Replacing an inefficient start-stop transformer-based control with a variable frequency drive (VFD) on a high-powered water pump has produced 36 per cent savings in energy costs within weeks of installation.
As a result, the Invertek Drives Optidrive P2 VFD has also significantly cut pump downtime and maintenance costs.
Potable and wastewater pumping
ENACAL, the government-owned Nicaraguan Company of Aqueducts and Sewers, provides potable and wastewater services to communities throughout Nicaragua in Latin America.
The water is pumped from wells and stored in reservoirs within local communities in the country, such as at Las Brisas, a residential area in Managua, the capital of Nicaragua.
Working with Electricas BC, a sales partner of Invertek Drives, ENACAL engineers replaced the old pump system in one well with an Optidrive P2.
“The stop/start transformer meant the pump was working at full power regardless of the demand for water,” said Marcus Silva, Invertek Drives Country Manager for Latin America.
“This placed constant pressure on the pump and having no soft start/stop resulted in increased damage to it and the pipe system at start-up, with the well having to be taken offline regularly for maintenance.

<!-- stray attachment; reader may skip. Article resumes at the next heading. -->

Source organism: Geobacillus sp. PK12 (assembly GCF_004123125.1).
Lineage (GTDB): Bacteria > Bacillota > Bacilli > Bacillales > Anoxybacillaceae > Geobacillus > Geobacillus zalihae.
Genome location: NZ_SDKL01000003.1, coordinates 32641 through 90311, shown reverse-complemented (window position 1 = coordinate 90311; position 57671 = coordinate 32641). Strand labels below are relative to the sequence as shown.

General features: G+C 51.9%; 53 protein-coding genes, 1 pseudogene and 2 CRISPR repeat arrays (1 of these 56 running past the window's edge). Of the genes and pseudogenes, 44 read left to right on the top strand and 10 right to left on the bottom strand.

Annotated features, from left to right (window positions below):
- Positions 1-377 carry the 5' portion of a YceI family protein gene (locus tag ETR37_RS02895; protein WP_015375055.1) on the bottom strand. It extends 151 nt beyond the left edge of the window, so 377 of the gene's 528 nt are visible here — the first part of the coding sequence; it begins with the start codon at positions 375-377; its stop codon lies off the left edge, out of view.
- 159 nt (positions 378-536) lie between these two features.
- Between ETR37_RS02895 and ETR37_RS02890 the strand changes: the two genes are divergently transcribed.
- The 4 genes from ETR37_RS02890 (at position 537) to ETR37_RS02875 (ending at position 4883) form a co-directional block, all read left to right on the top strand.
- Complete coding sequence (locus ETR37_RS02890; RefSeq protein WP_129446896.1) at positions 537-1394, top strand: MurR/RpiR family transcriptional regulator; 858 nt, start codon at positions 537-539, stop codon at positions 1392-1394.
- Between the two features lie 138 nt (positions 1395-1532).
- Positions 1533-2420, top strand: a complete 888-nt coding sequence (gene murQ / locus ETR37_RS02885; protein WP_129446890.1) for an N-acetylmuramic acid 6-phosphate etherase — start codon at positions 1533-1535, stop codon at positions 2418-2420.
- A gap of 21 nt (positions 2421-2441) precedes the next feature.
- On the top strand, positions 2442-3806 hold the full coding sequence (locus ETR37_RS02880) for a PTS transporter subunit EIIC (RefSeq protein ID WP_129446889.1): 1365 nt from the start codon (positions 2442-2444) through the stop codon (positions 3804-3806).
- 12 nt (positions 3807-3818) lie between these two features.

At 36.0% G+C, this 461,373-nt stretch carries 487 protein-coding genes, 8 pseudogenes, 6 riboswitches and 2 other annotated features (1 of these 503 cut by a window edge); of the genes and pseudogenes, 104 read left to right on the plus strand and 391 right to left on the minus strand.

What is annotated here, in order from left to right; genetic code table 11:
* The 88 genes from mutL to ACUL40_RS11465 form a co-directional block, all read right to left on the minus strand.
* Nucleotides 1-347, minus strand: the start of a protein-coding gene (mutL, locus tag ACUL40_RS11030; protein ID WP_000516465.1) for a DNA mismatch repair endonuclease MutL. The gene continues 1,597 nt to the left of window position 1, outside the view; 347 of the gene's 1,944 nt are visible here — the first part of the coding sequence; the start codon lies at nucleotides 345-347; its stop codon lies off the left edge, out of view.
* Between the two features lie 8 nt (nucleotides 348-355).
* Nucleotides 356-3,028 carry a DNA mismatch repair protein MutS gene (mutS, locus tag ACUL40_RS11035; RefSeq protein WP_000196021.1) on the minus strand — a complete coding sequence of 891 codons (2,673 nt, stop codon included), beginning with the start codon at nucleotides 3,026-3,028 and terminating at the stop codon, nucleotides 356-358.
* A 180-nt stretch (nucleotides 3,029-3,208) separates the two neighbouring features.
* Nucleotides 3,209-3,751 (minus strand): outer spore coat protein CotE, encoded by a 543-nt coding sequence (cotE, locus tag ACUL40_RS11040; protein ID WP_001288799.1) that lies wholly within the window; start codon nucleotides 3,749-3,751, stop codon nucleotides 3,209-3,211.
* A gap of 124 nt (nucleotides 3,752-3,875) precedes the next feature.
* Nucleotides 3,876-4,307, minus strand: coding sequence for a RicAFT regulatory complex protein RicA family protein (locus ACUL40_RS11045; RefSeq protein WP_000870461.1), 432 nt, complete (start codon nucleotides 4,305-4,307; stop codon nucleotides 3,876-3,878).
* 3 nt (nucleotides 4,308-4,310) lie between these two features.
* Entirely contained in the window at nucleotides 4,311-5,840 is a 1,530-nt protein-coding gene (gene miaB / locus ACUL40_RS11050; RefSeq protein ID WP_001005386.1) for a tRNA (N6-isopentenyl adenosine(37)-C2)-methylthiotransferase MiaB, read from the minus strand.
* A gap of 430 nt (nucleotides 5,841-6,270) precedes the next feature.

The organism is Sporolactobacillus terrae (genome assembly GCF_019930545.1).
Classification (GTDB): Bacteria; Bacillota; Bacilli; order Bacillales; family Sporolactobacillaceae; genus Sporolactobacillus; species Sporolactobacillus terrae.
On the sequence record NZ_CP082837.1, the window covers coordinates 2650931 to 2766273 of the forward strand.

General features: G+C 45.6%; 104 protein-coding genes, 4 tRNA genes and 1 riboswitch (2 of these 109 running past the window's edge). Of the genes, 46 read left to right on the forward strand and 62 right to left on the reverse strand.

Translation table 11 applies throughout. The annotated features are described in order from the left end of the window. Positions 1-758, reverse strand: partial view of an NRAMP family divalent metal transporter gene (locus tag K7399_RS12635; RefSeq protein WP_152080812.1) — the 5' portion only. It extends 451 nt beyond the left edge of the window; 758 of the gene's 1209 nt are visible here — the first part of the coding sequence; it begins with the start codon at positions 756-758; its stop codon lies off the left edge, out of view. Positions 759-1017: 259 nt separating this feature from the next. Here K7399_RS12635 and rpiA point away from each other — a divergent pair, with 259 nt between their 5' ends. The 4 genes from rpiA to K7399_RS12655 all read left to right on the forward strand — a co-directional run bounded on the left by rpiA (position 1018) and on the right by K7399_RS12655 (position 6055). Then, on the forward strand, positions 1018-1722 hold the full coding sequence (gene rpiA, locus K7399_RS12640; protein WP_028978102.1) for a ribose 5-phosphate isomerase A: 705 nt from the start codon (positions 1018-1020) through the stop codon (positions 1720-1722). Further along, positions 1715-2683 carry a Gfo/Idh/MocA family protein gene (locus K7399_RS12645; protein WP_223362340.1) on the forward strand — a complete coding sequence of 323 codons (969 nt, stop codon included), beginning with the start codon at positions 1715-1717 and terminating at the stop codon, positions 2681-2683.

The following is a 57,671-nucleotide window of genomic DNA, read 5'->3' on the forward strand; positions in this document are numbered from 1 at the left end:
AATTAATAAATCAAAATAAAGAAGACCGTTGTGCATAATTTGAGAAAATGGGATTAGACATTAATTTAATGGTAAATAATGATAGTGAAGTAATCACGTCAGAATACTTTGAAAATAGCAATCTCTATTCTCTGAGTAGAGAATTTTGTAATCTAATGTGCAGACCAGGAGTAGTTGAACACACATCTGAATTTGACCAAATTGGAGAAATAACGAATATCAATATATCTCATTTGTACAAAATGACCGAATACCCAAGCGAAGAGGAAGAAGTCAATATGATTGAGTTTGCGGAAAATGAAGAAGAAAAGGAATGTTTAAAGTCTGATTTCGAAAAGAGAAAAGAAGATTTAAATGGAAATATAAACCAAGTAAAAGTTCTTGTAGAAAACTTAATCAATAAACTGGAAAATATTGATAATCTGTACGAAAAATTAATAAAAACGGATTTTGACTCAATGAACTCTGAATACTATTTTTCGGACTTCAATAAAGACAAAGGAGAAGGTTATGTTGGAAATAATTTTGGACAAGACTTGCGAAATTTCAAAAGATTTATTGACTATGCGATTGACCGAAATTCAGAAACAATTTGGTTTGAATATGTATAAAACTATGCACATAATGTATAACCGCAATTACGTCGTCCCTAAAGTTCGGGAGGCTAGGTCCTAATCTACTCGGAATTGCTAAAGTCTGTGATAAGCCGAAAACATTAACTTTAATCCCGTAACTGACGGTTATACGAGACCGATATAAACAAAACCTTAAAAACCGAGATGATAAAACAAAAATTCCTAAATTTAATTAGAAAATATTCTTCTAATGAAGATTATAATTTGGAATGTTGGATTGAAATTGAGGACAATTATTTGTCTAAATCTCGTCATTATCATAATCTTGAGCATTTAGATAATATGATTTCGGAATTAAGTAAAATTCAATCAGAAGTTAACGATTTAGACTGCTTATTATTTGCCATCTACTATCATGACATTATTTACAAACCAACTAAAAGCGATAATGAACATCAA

Reduced energy use and greater control
“The installation of the Optidrive VFD has provided greater control over pumping conditions, such as when demand for water is lower. This reduces energy use and results in less maintenance costs and downtime. The client has already reported energy savings of 36 per cent which will provide a return on investment in a very short time.”
The P2 Optidrive Size 7 IP55 with 460V 200HP was used for the application with the addition of a panel mounted remote keypad to allow easy control of the VFD parameters without opening the cabinet.
Cristhian Carrillo of Electricas BC said: “The potential savings in energy and maintenance costs by introducing efficient VFD technology is significant. Energy savings of between 20% to 50% are achievable in most cases.”
For more media information, contact:
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PDF: 1019_Nicaragua_Water.pdf (188.52 kb)